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Will Cunard change its Home Port?


Trevor33
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On 4/19/2020 at 2:39 PM, BigMac1953 said:

The ships' home port is Hamilton, Bermuda, and that's not going to change anytime soon.

 

 

I've never understood why Cunard didn't "persuade" the Bermudan government to open a ship registration office in Southampton, Bermuda. :classic_biggrin:

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1 hour ago, SEFlyer said:

 

I've never understood why Cunard didn't "persuade" the Bermudan government to open a ship registration office in Southampton, Bermuda. :classic_biggrin:

I wonder if the new ship is planned to be registered in Southampton, at least to begin with? They might not want to conduct weddings for her first coupe of seasons until everything is bedded in. P&Os recent new builds have (at least started out) registered in the UK - including Azura, Britannia and Iona (the latter two still being registered in Southampton to date). 

 

As already mentioned there's a number of reasons why Cunard will remain based in Southampton - more than anything because practically, there aren't actually that many ports in the country that can offer all the services (primary, secondary and tertiary) and facilities they need to operate. The few that can often have significantly lower capacity, or ability to handle large ships and large numbers of passengers (e.g. Dover).  There's also the historic connection which is a key part of Cunard's brand, while Liverpool might have been where the line started out, by far the most famous 'golden era' ships all sailed out of Southampton - Lusitania, Mauretania, Aquitania and Berengaria; Queen Mary and Queen Elizabeth; Caronia (2 and 3); QE2; and of course other lines' most famous ships as well, the Olympic trio, Majestic, Normandie and France, United States, Canberra and Oriana.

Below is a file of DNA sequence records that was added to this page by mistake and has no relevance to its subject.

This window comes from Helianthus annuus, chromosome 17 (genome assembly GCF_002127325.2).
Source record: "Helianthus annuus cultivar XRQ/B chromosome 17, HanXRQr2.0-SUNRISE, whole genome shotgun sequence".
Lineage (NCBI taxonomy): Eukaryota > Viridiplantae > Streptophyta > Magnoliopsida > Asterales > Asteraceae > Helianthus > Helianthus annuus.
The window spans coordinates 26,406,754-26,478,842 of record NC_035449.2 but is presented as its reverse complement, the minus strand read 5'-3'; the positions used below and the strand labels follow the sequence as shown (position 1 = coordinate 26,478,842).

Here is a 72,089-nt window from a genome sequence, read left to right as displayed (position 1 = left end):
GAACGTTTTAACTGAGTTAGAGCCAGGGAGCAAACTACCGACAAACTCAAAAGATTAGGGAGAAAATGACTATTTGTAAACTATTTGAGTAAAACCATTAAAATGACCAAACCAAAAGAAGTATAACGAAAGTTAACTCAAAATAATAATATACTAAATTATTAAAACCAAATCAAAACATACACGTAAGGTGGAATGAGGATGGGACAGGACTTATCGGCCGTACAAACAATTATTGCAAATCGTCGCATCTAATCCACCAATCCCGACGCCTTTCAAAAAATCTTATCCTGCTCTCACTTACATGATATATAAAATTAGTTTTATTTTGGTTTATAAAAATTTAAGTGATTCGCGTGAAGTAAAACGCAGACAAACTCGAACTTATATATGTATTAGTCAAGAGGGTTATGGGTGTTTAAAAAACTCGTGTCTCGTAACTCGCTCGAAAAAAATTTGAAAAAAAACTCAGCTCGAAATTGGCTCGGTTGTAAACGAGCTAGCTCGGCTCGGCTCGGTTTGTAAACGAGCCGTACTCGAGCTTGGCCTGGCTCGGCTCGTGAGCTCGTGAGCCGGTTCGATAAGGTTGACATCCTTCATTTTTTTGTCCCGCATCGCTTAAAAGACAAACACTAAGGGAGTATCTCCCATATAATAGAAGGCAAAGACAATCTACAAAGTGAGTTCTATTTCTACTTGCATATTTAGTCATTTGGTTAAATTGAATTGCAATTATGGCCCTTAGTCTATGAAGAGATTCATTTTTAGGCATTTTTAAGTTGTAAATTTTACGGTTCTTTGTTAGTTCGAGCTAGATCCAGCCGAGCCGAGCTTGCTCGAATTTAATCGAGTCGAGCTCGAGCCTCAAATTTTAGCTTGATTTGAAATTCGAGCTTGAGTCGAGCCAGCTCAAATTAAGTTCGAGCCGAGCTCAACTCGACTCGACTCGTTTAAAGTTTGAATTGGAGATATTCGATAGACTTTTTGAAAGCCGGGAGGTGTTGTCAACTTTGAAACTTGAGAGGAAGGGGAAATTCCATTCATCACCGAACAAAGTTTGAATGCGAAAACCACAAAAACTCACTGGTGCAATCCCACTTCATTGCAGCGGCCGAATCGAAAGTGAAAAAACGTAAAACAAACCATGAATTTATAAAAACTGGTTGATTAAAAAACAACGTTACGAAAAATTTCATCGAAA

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4 hours ago, North West Newbie said:

 

The context of my comment was in response to navybankteacher who said Hard to say getting around Ireland.....” The ability to navigate from Liverpool [and get around Ireland] is unaffected by the ship’s passenger/cargo load.

 

As you rightly say The new railways meant easy national transportation and Liverpool was ideally situated. That is truer today as rail links across the UK have vastly improved since the 19th century. Therefore, Liverpool remains ideally situated for anyone holidaying who wishes to visit anywhere in the UK.

 

 

Equating passengers with cargo like mail isn't a just comparison. Facts established are majority of passengers are destined for southern parts of UK and Europe. Southampton is closer to Heathrow, London and all the rail link to Europe. Why would a person travel an extra hour when it wasn't necessary? When someone flies, do they choose an airport that is less convenient for their travel purposes? I'd wager not.